This was so much fun: I've been participating in a local radio/newspaper project that broadcasts
"We tell ourselves stories in order to live," writes Joan Didion in The White Album.  
As I type this, a summery breeze is blowing through my office window.  I can
Saw these in a vintage shop on West Colorado Avenue last Saturday. Something about the
Joan Didion, the celebrated writer, went to Columbia Elementary School for awhile. The old building,

stems

Met a friend for tea the other day and this vase was on the table.  Kept playing with the way it looked.  Just for fun.

A friend of mine has started a business flipping houses. We live in a lucrative
We've been working on new webpages, my friends. This one was given a facelift some
It's a gloomy morning in Texas, the air thick and cool, heavy with the thunderstorms
This is a wintery sort of recipe, but a reader went through a lot of
I've been hearing a lot of funny grumbling about NaNoWriMo.  I'm not sure why.  There

The first (work) day after the big rush to the end

First, a happy note for the day: THE LOST RECIPE FOR HAPPINESS has just gone into an 8th printing! Thanks to you guys.  I’m so thrilled.

Anyone who has ever written had to work to deadline knows the giddy feeling that arrives just afterward.  I mailed the new book to my agent and editor last Friday, collapsed on Saturday and watched many episodes of Brothers and Sisters back to back, and yesterday did my spiritual activies (including Nia), and went to the movies with CR and Miles.  (STAR TREK–and even better than I’d been hearing.  Fun, fun, fun!)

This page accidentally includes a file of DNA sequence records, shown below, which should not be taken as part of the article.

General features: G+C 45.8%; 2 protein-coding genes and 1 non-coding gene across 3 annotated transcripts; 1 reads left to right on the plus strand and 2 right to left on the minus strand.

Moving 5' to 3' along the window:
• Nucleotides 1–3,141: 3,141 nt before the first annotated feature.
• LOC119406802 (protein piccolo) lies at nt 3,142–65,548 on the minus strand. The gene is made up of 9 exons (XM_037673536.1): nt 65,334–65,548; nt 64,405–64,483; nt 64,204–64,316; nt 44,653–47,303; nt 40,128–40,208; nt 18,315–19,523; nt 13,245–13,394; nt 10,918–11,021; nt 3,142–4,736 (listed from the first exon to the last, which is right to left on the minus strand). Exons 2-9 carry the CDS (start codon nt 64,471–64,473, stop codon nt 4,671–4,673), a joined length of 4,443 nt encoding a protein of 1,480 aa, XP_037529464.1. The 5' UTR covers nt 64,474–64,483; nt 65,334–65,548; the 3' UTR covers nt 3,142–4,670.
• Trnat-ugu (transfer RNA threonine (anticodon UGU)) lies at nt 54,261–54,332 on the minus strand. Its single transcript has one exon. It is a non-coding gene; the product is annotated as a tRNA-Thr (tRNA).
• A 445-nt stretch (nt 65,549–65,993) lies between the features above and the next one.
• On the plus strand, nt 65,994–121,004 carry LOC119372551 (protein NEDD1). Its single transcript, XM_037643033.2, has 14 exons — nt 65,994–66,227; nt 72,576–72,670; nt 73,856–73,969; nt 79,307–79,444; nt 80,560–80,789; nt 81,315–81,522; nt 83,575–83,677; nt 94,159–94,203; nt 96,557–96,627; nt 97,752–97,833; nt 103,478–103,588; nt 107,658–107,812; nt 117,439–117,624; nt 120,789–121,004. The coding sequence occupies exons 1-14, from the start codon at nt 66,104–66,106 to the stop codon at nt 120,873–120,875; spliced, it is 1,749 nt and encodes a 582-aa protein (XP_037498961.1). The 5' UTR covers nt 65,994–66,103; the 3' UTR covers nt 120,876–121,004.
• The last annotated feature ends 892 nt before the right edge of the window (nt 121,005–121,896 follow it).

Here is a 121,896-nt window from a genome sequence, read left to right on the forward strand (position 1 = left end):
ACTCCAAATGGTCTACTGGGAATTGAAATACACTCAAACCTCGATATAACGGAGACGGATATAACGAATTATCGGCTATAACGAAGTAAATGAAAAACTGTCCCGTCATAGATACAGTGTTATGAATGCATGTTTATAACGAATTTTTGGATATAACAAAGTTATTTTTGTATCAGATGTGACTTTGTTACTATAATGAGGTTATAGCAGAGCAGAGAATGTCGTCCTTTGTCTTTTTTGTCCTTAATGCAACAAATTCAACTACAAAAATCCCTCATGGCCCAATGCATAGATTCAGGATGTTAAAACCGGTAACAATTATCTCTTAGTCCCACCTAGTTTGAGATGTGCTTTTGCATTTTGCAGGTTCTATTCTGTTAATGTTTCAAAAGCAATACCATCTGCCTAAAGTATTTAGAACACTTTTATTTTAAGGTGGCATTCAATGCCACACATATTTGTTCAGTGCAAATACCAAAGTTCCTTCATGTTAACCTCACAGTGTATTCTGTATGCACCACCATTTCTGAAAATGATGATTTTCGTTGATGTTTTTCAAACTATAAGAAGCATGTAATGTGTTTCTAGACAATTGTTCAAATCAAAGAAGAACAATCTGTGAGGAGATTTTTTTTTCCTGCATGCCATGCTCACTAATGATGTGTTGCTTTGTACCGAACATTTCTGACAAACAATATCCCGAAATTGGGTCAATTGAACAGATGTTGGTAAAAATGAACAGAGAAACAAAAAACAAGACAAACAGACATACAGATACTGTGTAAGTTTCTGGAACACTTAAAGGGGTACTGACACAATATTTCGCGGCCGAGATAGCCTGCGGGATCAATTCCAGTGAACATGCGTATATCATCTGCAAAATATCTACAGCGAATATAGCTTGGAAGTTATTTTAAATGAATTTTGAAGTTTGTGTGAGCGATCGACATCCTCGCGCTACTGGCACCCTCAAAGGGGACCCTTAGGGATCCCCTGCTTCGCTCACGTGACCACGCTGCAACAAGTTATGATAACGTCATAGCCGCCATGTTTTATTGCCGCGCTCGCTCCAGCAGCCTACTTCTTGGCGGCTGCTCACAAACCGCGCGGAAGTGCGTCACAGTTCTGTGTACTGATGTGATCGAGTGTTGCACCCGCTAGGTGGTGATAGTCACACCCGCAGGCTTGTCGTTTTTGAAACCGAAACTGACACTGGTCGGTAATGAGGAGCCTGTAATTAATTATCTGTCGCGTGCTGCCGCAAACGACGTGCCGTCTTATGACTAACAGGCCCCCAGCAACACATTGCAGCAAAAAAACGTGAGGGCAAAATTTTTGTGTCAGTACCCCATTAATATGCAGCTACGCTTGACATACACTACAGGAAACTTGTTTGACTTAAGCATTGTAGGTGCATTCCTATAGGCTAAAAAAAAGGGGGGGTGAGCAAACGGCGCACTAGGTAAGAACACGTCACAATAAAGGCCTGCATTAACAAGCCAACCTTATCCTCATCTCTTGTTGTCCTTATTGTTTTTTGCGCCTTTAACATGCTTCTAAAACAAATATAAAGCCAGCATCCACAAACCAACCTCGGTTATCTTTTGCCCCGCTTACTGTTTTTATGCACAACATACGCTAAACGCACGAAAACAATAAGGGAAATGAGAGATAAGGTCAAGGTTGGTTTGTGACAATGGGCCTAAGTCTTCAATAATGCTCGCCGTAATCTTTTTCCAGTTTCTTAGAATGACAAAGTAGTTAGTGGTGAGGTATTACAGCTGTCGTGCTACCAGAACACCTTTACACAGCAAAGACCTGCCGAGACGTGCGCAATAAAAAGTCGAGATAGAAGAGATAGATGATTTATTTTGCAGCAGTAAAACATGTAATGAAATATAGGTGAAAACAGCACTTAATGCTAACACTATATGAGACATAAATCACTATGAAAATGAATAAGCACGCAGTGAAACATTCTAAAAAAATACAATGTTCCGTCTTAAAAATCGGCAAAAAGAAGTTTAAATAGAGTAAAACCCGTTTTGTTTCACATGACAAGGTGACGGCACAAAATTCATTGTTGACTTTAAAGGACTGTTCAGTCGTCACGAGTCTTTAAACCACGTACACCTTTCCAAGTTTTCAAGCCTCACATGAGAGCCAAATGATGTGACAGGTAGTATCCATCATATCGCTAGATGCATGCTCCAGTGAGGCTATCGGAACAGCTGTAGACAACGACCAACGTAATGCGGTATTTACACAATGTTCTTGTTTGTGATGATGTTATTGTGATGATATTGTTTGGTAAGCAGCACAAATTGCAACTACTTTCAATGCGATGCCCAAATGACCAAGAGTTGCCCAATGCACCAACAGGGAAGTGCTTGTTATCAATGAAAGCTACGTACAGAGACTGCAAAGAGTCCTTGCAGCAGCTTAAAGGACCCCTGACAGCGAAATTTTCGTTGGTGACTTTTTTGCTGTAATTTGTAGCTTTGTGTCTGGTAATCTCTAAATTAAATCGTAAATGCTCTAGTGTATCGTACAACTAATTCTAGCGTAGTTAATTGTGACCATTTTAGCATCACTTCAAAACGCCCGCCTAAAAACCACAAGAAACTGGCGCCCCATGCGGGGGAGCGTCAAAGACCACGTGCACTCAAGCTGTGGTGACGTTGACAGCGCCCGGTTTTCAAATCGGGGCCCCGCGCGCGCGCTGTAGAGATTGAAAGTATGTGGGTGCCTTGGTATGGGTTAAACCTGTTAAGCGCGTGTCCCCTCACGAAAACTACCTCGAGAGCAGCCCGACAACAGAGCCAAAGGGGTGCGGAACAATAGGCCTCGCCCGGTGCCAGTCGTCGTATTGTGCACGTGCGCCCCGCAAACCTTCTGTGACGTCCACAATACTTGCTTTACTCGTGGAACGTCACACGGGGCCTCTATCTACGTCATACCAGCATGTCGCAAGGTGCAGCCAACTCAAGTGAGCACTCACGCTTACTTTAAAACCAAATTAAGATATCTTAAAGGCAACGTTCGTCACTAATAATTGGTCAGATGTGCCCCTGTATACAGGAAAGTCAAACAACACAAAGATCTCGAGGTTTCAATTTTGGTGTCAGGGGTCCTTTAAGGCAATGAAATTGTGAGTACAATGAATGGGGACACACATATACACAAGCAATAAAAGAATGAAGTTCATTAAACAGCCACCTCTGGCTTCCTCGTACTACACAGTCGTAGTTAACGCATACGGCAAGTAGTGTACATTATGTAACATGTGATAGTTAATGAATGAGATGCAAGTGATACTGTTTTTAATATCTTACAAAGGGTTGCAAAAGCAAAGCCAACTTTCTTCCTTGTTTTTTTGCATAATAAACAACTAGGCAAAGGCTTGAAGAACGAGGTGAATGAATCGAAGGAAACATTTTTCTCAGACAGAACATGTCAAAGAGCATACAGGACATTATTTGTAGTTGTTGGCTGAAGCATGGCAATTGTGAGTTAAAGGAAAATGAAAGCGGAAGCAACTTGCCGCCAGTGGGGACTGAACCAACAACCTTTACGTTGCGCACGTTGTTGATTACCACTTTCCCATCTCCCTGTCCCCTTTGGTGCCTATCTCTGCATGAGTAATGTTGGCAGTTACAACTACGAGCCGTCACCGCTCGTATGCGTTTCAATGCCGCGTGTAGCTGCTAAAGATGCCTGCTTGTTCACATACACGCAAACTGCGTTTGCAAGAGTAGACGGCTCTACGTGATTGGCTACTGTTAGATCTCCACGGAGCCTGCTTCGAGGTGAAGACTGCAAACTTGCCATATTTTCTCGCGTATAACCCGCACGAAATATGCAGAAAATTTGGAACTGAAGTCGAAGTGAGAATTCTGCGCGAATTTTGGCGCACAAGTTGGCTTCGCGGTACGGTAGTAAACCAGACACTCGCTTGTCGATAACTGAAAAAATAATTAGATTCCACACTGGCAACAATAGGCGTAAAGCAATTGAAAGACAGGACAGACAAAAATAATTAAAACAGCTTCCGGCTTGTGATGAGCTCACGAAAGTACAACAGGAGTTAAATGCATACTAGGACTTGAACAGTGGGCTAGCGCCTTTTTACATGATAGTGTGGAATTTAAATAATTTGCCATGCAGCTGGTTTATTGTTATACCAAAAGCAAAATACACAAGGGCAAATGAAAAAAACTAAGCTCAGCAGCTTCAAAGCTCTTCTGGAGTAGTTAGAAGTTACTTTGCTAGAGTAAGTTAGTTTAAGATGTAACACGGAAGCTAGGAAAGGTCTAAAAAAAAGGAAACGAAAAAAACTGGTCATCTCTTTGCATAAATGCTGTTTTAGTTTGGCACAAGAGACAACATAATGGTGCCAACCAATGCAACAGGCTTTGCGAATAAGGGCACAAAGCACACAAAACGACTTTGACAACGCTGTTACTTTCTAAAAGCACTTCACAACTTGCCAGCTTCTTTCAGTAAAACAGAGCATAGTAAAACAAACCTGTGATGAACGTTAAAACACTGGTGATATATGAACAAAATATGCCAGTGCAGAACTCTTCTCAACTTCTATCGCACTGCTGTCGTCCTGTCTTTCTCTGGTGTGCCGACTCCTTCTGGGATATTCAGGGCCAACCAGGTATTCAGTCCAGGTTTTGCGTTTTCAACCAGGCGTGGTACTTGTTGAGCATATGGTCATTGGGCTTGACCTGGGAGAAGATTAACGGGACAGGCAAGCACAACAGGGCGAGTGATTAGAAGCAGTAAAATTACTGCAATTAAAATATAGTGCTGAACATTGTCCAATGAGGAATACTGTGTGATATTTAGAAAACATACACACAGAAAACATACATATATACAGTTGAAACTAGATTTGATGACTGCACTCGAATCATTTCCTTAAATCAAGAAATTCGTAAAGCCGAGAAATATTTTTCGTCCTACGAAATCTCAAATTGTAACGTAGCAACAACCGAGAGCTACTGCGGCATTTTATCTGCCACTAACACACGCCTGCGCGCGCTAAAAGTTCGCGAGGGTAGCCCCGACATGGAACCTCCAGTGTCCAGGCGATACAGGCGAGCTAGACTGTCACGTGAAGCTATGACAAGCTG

The book is not entirely finished of course–this is just round one. Now everyone will read the book and make comments, suggestions, and as my brain clears, I know from experience that I will think of things I want to improve, or remember threads that I’ve dropped.  The recipes are still in progress; I ran out of time to test before mailing and have a few that are not quite where I want them to be.   And then there will be copy edits and galleys and we should be getting art fairly soon (as the book will be out in January).

But today, I’ve been working such a long time that I’m sort of lost over what to do with myself today.  Putter? Sleep? Clean my disaster of an office? Read all day? Eventually, I suppose I should return the wretchedly overdue library books (please tell me I’m not alone on my bad habit of running up library fines!).  Maybe I’ll just lie on the sofa and daydream.

I’ll have to get back to work soon enough. What do you do with a vacation day?

Sorry to be absent so much lately.  I'm working hard on the 2011 book.  it's the
After the busy holiday, it is a powerful luxury to come back to my office.
Technically, I suppose, apple butter is smooth.  I originally made this recipe last winter and
Come talk with me about Top Chef and the pale imitation Chopping Block at Romancing
     The Lost Recipe for Happiness debuts in Australia today (February 1).  I just

Testing recipes

D-day is Friday.  I’ve been testing recipes after I’ve done my pages for the day.  Honestly? It’s a great way to write a book.

 

 

 

 

Today was raisin bread day. 

 

Tomorrow morning, French toast made with the fresh raisin bread. 

Mmmm.

HOW TO BAKE A PERFECT LIFE by Barbara O'Neal Available TODAY in trade paperback from